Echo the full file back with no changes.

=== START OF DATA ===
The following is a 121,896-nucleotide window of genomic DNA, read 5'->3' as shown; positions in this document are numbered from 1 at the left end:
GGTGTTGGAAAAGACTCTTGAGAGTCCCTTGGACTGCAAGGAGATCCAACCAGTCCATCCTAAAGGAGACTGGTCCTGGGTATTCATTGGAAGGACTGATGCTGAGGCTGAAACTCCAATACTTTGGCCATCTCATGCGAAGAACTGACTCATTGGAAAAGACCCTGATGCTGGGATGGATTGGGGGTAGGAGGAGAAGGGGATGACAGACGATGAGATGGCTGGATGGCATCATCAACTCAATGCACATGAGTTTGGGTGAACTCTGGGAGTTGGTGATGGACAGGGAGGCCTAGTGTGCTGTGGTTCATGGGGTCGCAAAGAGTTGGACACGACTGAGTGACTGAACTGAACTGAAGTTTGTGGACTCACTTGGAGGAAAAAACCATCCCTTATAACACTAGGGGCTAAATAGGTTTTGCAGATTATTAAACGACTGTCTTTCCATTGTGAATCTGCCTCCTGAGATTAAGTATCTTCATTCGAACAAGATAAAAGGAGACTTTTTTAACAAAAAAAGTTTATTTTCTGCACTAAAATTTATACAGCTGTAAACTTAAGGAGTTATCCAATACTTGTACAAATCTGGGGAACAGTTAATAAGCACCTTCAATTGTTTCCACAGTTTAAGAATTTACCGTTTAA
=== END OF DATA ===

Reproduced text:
The following is a 121,896-nucleotide window of genomic DNA, read 5'->3' as shown; positions in this document are numbered from 1 at the left end:
GGTGTTGGAAAAGACTCTTGAGAGTCCCTTGGACTGCAAGGAGATCCAACCAGTCCATCCTAAAGGAGACTGGTCCTGGGTATTCATTGGAAGGACTGATGCTGAGGCTGAAACTCCAATACTTTGGCCATCTCATGCGAAGAACTGACTCATTGGAAAAGACCCTGATGCTGGGATGGATTGGGGGTAGGAGGAGAAGGGGATGACAGACGATGAGATGGCTGGATGGCATCATCAACTCAATGCACATGAGTTTGGGTGAACTCTGGGAGTTGGTGATGGACAGGGAGGCCTAGTGTGCTGTGGTTCATGGGGTCGCAAAGAGTTGGACACGACTGAGTGACTGAACTGAACTGAAGTTTGTGGACTCACTTGGAGGAAAAAACCATCCCTTATAACACTAGGGGCTAAATAGGTTTTGCAGATTATTAAACGACTGTCTTTCCATTGTGAATCTGCCTCCTGAGATTAAGTATCTTCATTCGAACAAGATAAAAGGAGACTTTTTTAACAAAAAAAGTTTATTTTCTGCACTAAAATTTATACAGCTGTAAACTTAAGGAGTTATCCAATACTTGTACAAATCTGGGGAACAGTTAATAAGCACCTTCAATTGTTTCCACAGTTTAAGAATTTACCGTTTAA